Kobayashi, Kenji; Fukuda, Kazuhiro; Kikkawa, Nobuteru; Kobayashi, Tetsurou; Yagyu, Toshio; Hasuike, Yasunori; Mishima, Hideyuki; Shin, Eisei [Osaka National Hospital (Japan)

    1997-03-01

    Over 3 years, concurrent chemoradiotherapy was performed in 16 patients with advanced esophageal cancer (clinical Stage IV) and suspected noncurative resection. The subjects were {>=}A3 or N3, or were stage IV with distant metastasis on preoperative diagnosis. Two courses of 5FU and CDDP were given with concurrent radiotherapy. The predominant side effects were nausea, vomiting and anorexia. Mild or moderate leukopenia also occurred. The response was complete remission (CR) in two patients, partial remission (PR) in eight, minor response (MR) in two, no change (NC) in two and progressive disease (PD) in two. The overall response rate was 62.5%. Esophagectomy was performed in four patients (histological stage II in one, stage III in one, and stage IV in two). Two of 4 resected patients are alive (33.8 months), while the other died of unrelated causes. One of the 6 non-resected PR patients has survived for 18 months, but all other patients died of cancer within nine months of starting treatment. The survival rate of 16 patients undergoing chemoradiotherapy was 16.7% at one and two years. Thus, chemoradiotherapy may improve the prognosis of advanced esophageal cancer with suspected noncurative resection by increasing the response rate and the curative resection rate. (author)

  10. Prostatic adenocarcinoma with glomeruloid features.

    Science.gov (United States)

    Pacelli, A; Lopez-Beltran, A; Egan, A J; Bostwick, D G

    1998-05-01

    A wide variety of architectural patterns of adenocarcinoma may be seen in the prostate. We have recently encountered a hitherto-undescribed pattern of growth characterized by intraluminal ball-like clusters of cancer cells reminiscent of renal glomeruli, which we refer to as prostatic adenocarcinoma with glomeruloid features. To define the architectural features, frequency, and distribution of prostatic adenocarcinoma with glomeruloid features, we reviewed 202 totally embedded radical prostatectomy specimens obtained between October 1992 and April 1994 from the files of the Mayo Clinic. This series was supplemented by 100 consecutive needle biopsies with prostatic cancer from January to February 1996. Prostatic adenocarcinoma with glomeruloid features was characterized by round to oval epithelial tufts growing within malignant acini, often supported by a fibrovascular core. The epithelial cells were sometimes arranged in semicircular concentric rows separated by clefted spaces. In the radical prostatectomy specimens, nine cases (4.5%) had glomeruloid features. The glomeruloid pattern constituted 5% to 20% of each cancer (mean, 8.33%) and was usually located at the apex or in the peripheral zone of the prostate. Seven cases were associated with a high Gleason score (7 or 8), one with a score of 6, and one with a score of 5. All cases were associated with high-grade prostatic intraepithelial neoplasia and extensive perineural invasion. Pathological stages included T2c (three cases), T3b (four cases), and T3c (two cases); one of the T3b cases had lymph node metastases (N1). Three (3%) of 100 consecutive routine needle biopsy specimens with cancer showed glomeruloid features, and this pattern constituted 5% to 10% of each cancer (mean, 6.7%). The Gleason score was 6 for two cases and 8 for one case. Two cases were associated with high-grade prostatic intraepithelial neoplasia, and one case had perineural invasion. Glomeruloid features were not observed in any benign or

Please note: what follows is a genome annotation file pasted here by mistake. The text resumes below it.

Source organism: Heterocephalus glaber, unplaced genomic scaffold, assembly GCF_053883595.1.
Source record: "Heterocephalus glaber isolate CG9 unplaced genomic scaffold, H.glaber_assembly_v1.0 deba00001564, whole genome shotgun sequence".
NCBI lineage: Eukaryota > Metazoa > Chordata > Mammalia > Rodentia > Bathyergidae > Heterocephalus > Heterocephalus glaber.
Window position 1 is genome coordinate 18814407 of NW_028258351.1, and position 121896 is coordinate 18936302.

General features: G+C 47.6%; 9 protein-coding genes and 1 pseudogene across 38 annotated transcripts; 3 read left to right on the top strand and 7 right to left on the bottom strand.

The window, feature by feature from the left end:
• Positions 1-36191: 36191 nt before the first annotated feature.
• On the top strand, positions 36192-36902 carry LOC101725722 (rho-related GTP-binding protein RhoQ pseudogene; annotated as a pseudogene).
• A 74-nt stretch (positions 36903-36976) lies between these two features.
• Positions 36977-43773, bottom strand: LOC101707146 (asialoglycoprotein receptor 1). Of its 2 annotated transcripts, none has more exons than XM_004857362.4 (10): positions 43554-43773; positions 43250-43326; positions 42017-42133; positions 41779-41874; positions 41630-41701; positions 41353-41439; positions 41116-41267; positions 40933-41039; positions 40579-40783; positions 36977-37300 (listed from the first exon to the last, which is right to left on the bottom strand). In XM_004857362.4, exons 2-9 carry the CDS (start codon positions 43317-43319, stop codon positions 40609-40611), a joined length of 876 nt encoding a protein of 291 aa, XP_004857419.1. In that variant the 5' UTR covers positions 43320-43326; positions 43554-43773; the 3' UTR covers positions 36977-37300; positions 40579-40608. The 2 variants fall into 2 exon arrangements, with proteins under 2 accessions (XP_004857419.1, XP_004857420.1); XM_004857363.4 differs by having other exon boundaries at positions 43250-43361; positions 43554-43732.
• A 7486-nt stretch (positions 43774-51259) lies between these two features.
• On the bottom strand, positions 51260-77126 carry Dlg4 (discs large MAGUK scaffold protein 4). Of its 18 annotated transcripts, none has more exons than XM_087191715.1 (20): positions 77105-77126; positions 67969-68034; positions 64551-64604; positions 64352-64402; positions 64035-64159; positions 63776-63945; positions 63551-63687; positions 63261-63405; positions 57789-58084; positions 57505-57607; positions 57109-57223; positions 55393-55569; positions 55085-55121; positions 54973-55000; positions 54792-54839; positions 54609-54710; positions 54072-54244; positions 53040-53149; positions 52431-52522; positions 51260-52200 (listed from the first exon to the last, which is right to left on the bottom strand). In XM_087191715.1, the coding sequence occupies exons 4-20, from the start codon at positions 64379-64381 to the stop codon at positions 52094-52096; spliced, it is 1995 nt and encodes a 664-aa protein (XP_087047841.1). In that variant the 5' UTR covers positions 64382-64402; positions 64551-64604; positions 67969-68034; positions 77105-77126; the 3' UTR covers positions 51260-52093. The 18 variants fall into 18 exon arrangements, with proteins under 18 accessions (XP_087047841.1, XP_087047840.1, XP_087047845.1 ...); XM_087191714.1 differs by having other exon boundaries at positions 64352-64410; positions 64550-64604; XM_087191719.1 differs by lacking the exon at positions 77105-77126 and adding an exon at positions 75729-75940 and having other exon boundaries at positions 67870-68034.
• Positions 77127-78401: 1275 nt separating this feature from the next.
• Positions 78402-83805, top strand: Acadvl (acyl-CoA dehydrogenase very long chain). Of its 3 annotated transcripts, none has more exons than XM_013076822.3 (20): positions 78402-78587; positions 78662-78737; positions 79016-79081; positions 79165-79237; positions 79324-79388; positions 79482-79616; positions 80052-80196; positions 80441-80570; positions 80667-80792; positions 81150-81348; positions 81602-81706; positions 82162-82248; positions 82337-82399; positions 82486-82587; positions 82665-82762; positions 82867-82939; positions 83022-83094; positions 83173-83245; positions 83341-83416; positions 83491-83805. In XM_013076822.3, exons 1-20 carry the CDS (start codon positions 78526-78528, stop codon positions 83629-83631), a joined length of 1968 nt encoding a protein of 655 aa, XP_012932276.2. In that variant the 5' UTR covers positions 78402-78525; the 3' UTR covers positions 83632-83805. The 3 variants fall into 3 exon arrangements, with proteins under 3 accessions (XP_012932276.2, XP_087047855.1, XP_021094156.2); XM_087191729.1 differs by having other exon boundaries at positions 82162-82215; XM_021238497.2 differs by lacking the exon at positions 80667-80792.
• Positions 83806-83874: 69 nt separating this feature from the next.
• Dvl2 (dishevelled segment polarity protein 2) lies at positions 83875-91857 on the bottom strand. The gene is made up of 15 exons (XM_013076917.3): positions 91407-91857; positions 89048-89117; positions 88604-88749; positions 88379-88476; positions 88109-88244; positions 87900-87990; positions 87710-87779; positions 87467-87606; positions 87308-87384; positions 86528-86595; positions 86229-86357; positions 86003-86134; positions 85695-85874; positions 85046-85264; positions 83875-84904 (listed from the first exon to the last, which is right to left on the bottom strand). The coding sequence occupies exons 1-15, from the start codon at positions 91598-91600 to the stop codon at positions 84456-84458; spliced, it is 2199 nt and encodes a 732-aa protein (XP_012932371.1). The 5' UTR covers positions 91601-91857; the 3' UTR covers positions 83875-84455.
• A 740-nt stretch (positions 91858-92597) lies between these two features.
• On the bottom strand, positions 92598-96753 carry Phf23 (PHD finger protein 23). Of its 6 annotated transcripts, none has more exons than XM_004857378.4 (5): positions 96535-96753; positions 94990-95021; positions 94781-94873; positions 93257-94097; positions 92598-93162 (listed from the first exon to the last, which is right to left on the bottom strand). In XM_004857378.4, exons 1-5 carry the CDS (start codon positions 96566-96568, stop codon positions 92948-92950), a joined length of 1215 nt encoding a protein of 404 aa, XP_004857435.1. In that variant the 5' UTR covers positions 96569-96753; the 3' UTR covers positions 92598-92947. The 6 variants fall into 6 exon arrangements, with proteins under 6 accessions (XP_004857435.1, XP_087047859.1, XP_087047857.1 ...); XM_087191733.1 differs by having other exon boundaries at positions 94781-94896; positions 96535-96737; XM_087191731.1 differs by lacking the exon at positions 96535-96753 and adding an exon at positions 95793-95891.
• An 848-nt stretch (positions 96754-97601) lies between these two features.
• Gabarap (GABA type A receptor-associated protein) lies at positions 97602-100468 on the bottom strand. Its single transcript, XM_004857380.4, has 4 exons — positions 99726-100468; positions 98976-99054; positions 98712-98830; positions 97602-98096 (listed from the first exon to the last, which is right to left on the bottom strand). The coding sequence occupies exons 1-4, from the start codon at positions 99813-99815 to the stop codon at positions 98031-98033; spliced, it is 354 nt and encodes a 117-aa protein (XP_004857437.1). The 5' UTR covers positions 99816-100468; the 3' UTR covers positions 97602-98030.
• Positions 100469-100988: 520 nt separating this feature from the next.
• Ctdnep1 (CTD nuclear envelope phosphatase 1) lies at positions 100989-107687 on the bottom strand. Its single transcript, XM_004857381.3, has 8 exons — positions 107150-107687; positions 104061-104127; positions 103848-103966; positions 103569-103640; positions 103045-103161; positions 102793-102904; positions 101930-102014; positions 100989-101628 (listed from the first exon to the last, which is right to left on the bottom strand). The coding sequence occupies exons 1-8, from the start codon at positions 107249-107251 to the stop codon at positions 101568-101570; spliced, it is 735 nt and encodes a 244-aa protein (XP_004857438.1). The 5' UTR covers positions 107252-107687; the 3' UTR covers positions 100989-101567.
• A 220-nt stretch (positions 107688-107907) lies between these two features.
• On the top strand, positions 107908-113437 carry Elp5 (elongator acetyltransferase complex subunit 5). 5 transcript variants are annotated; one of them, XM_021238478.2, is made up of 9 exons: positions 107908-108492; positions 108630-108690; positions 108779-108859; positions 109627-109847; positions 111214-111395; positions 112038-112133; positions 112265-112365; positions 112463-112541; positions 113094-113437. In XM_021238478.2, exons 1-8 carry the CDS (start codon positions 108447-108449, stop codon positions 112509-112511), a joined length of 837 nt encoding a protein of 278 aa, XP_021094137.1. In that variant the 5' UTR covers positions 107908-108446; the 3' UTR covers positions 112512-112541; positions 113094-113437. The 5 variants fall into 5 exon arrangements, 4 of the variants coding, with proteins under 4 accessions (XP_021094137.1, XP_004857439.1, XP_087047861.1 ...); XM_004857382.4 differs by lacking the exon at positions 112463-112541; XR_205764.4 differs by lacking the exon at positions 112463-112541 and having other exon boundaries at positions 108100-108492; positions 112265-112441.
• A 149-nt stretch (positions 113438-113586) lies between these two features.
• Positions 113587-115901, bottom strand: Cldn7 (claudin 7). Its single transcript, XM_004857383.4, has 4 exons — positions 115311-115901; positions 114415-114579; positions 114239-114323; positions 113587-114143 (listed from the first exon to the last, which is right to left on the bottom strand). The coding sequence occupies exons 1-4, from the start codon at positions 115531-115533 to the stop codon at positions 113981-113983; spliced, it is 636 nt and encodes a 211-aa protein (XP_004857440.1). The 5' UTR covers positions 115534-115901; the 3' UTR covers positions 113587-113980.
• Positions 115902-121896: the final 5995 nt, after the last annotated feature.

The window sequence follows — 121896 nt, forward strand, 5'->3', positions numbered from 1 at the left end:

11. Infiltration of peritumoural but tumour-free parenchyma with IgG4-positive plasma cells in hilar cholangiocarcinoma and pancreatic adenocarcinoma.

    Science.gov (United States)

    Resheq, Yazid J; Quaas, Alexander; von Renteln, Daniel; Schramm, Christoph; Lohse, Ansgar W; Lüth, Stefan

    2013-10-01